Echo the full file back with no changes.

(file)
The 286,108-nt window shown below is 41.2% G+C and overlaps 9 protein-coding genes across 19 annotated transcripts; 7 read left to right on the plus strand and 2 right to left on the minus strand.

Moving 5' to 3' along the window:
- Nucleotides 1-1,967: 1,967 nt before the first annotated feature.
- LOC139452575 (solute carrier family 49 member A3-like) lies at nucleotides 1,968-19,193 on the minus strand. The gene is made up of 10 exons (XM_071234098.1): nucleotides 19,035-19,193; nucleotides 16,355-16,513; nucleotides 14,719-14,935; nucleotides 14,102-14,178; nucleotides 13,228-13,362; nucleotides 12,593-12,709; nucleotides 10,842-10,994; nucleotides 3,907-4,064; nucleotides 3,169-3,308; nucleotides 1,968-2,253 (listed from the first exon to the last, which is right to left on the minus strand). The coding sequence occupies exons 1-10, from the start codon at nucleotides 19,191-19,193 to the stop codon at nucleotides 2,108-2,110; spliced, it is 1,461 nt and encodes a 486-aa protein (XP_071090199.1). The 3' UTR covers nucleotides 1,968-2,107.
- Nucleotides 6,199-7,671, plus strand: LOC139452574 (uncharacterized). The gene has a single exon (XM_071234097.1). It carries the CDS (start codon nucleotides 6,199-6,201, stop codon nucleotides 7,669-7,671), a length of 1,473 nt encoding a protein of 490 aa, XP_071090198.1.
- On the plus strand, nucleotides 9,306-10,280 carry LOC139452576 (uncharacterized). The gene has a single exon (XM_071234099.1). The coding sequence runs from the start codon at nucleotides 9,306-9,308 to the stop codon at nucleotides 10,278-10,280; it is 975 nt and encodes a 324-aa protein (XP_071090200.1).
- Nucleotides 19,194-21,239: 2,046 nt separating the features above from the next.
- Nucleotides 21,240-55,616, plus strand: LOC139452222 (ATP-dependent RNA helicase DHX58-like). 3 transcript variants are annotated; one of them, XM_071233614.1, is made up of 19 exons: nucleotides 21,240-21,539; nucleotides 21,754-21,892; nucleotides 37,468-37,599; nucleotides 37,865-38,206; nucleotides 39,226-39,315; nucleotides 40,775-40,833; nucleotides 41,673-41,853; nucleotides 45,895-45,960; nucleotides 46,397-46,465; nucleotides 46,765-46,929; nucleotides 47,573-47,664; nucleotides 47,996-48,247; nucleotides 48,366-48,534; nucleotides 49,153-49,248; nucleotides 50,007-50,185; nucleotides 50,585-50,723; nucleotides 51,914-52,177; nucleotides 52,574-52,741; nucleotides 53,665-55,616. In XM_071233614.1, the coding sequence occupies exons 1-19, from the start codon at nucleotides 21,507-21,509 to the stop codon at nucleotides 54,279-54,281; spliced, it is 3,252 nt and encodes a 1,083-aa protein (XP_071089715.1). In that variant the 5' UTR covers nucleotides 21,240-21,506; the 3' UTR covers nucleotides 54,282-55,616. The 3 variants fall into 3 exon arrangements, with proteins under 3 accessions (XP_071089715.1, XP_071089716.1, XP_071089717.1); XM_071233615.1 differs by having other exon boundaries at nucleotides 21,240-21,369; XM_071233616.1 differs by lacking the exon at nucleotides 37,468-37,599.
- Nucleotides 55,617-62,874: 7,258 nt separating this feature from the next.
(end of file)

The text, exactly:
The 286,108-nt window shown below is 41.2% G+C and overlaps 9 protein-coding genes across 19 annotated transcripts; 7 read left to right on the plus strand and 2 right to left on the minus strand.

Moving 5' to 3' along the window:
- Nucleotides 1-1,967: 1,967 nt before the first annotated feature.
- LOC139452575 (solute carrier family 49 member A3-like) lies at nucleotides 1,968-19,193 on the minus strand. The gene is made up of 10 exons (XM_071234098.1): nucleotides 19,035-19,193; nucleotides 16,355-16,513; nucleotides 14,719-14,935; nucleotides 14,102-14,178; nucleotides 13,228-13,362; nucleotides 12,593-12,709; nucleotides 10,842-10,994; nucleotides 3,907-4,064; nucleotides 3,169-3,308; nucleotides 1,968-2,253 (listed from the first exon to the last, which is right to left on the minus strand). The coding sequence occupies exons 1-10, from the start codon at nucleotides 19,191-19,193 to the stop codon at nucleotides 2,108-2,110; spliced, it is 1,461 nt and encodes a 486-aa protein (XP_071090199.1). The 3' UTR covers nucleotides 1,968-2,107.
- Nucleotides 6,199-7,671, plus strand: LOC139452574 (uncharacterized). The gene has a single exon (XM_071234097.1). It carries the CDS (start codon nucleotides 6,199-6,201, stop codon nucleotides 7,669-7,671), a length of 1,473 nt encoding a protein of 490 aa, XP_071090198.1.
- On the plus strand, nucleotides 9,306-10,280 carry LOC139452576 (uncharacterized). The gene has a single exon (XM_071234099.1). The coding sequence runs from the start codon at nucleotides 9,306-9,308 to the stop codon at nucleotides 10,278-10,280; it is 975 nt and encodes a 324-aa protein (XP_071090200.1).
- Nucleotides 19,194-21,239: 2,046 nt separating the features above from the next.
- Nucleotides 21,240-55,616, plus strand: LOC139452222 (ATP-dependent RNA helicase DHX58-like). 3 transcript variants are annotated; one of them, XM_071233614.1, is made up of 19 exons: nucleotides 21,240-21,539; nucleotides 21,754-21,892; nucleotides 37,468-37,599; nucleotides 37,865-38,206; nucleotides 39,226-39,315; nucleotides 40,775-40,833; nucleotides 41,673-41,853; nucleotides 45,895-45,960; nucleotides 46,397-46,465; nucleotides 46,765-46,929; nucleotides 47,573-47,664; nucleotides 47,996-48,247; nucleotides 48,366-48,534; nucleotides 49,153-49,248; nucleotides 50,007-50,185; nucleotides 50,585-50,723; nucleotides 51,914-52,177; nucleotides 52,574-52,741; nucleotides 53,665-55,616. In XM_071233614.1, the coding sequence occupies exons 1-19, from the start codon at nucleotides 21,507-21,509 to the stop codon at nucleotides 54,279-54,281; spliced, it is 3,252 nt and encodes a 1,083-aa protein (XP_071089715.1). In that variant the 5' UTR covers nucleotides 21,240-21,506; the 3' UTR covers nucleotides 54,282-55,616. The 3 variants fall into 3 exon arrangements, with proteins under 3 accessions (XP_071089715.1, XP_071089716.1, XP_071089717.1); XM_071233615.1 differs by having other exon boundaries at nucleotides 21,240-21,369; XM_071233616.1 differs by lacking the exon at nucleotides 37,468-37,599.
- Nucleotides 55,617-62,874: 7,258 nt separating this feature from the next.